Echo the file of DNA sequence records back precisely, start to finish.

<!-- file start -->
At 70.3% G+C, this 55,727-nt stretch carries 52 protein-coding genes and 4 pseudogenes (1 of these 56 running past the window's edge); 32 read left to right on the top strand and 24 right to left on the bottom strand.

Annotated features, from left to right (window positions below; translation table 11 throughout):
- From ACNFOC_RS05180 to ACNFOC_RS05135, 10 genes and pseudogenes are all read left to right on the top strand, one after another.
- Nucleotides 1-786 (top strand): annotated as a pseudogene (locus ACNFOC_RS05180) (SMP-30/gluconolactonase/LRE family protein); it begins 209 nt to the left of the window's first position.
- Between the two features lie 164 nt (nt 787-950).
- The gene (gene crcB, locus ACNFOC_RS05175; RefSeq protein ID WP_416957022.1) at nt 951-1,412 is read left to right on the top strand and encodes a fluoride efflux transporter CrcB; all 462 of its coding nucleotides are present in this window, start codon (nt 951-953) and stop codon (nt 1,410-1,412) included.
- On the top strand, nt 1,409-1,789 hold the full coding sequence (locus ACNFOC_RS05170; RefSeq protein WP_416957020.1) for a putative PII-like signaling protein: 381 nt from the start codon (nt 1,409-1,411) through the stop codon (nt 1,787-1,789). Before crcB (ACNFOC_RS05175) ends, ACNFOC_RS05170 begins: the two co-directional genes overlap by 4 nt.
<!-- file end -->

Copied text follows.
At 70.3% G+C, this 55,727-nt stretch carries 52 protein-coding genes and 4 pseudogenes (1 of these 56 running past the window's edge); 32 read left to right on the top strand and 24 right to left on the bottom strand.

Annotated features, from left to right (window positions below; translation table 11 throughout):
- From ACNFOC_RS05180 to ACNFOC_RS05135, 10 genes and pseudogenes are all read left to right on the top strand, one after another.
- Nucleotides 1-786 (top strand): annotated as a pseudogene (locus ACNFOC_RS05180) (SMP-30/gluconolactonase/LRE family protein); it begins 209 nt to the left of the window's first position.
- Between the two features lie 164 nt (nt 787-950).
- The gene (gene crcB, locus ACNFOC_RS05175; RefSeq protein ID WP_416957022.1) at nt 951-1,412 is read left to right on the top strand and encodes a fluoride efflux transporter CrcB; all 462 of its coding nucleotides are present in this window, start codon (nt 951-953) and stop codon (nt 1,410-1,412) included.
- On the top strand, nt 1,409-1,789 hold the full coding sequence (locus ACNFOC_RS05170; RefSeq protein WP_416957020.1) for a putative PII-like signaling protein: 381 nt from the start codon (nt 1,409-1,411) through the stop codon (nt 1,787-1,789). Before crcB (ACNFOC_RS05175) ends, ACNFOC_RS05170 begins: the two co-directional genes overlap by 4 nt.